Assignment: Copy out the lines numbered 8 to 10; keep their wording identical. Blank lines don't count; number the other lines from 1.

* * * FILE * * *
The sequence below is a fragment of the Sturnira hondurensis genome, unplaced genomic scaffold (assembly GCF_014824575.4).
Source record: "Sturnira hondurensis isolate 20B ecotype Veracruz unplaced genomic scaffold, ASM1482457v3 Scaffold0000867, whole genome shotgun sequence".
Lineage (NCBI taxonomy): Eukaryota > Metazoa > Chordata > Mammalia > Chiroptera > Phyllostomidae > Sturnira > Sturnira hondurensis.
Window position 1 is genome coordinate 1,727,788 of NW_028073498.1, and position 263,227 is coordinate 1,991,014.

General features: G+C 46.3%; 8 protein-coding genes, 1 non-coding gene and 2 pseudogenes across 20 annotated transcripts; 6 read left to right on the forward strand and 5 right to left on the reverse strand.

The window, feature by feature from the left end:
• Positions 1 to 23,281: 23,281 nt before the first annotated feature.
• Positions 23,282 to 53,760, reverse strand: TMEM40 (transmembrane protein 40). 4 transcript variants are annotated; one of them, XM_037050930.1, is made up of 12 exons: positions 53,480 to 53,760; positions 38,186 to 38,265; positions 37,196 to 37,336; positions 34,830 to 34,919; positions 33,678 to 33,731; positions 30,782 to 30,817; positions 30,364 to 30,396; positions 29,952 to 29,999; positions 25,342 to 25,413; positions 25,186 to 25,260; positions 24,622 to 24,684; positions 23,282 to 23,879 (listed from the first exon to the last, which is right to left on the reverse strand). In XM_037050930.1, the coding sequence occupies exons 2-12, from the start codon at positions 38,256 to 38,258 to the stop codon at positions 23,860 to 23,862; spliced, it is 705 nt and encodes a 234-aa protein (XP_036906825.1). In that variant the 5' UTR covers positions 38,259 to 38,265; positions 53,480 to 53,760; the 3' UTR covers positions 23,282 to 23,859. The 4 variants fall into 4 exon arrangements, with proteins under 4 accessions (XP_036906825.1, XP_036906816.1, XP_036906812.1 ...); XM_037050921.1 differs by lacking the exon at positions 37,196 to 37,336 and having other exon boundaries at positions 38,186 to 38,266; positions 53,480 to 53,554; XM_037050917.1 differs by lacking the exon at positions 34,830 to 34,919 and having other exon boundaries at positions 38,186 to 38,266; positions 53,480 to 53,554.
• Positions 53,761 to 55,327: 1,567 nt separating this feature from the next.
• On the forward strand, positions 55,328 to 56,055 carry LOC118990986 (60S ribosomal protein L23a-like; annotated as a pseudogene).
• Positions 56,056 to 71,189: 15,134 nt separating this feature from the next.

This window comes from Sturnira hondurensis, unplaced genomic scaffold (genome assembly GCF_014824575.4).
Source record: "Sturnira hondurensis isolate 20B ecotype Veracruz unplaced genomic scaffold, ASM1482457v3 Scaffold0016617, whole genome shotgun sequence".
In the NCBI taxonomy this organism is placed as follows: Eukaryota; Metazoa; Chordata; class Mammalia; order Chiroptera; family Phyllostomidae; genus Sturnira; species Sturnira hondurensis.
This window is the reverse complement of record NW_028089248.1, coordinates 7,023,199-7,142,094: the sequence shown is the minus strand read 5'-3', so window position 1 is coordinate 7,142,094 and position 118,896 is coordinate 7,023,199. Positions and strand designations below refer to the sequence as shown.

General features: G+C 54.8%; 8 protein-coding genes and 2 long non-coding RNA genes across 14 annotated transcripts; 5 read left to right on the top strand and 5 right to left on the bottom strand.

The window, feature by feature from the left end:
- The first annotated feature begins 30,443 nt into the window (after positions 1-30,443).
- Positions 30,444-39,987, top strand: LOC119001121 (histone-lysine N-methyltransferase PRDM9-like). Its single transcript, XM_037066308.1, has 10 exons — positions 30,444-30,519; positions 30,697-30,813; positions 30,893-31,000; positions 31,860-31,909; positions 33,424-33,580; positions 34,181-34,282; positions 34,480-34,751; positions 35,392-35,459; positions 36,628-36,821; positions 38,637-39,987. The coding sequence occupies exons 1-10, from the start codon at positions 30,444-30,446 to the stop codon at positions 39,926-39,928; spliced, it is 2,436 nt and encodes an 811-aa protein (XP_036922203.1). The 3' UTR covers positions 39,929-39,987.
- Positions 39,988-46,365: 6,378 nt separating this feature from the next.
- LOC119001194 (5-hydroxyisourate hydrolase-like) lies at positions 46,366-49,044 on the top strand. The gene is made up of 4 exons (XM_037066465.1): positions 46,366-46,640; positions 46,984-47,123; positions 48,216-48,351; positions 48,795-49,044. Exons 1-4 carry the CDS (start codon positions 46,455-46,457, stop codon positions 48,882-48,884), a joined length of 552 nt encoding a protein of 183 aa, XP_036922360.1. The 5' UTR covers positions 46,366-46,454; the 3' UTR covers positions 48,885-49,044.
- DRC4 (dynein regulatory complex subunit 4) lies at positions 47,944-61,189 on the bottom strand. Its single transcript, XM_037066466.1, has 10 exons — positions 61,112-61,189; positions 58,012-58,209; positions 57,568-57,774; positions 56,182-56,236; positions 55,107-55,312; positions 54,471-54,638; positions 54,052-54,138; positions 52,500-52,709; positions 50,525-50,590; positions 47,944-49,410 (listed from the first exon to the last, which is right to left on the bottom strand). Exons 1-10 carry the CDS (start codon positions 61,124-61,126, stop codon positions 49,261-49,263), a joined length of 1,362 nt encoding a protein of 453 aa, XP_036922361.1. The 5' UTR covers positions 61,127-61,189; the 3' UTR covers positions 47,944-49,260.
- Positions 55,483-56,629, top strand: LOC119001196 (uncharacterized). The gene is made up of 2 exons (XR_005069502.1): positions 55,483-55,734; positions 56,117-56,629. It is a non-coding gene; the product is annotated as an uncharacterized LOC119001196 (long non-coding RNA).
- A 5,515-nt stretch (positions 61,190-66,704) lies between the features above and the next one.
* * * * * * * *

• Positions 23,282 to 53,760, reverse strand: TMEM40 (transmembrane protein 40). 4 transcript variants are annotated; one of them, XM_037050930.1, is made up of 12 exons: positions 53,480 to 53,760; positions 38,186 to 38,265; positions 37,196 to 37,336; positions 34,830 to 34,919; positions 33,678 to 33,731; positions 30,782 to 30,817; positions 30,364 to 30,396; positions 29,952 to 29,999; positions 25,342 to 25,413; positions 25,186 to 25,260; positions 24,622 to 24,684; positions 23,282 to 23,879 (listed from the first exon to the last, which is right to left on the reverse strand). In XM_037050930.1, the coding sequence occupies exons 2-12, from the start codon at positions 38,256 to 38,258 to the stop codon at positions 23,860 to 23,862; spliced, it is 705 nt and encodes a 234-aa protein (XP_036906825.1). In that variant the 5' UTR covers positions 38,259 to 38,265; positions 53,480 to 53,760; the 3' UTR covers positions 23,282 to 23,859. The 4 variants fall into 4 exon arrangements, with proteins under 4 accessions (XP_036906825.1, XP_036906816.1, XP_036906812.1 ...); XM_037050921.1 differs by lacking the exon at positions 37,196 to 37,336 and having other exon boundaries at positions 38,186 to 38,266; positions 53,480 to 53,554; XM_037050917.1 differs by lacking the exon at positions 34,830 to 34,919 and having other exon boundaries at positions 38,186 to 38,266; positions 53,480 to 53,554.
• Positions 53,761 to 55,327: 1,567 nt separating this feature from the next.
• On the forward strand, positions 55,328 to 56,055 carry LOC118990986 (60S ribosomal protein L23a-like; annotated as a pseudogene).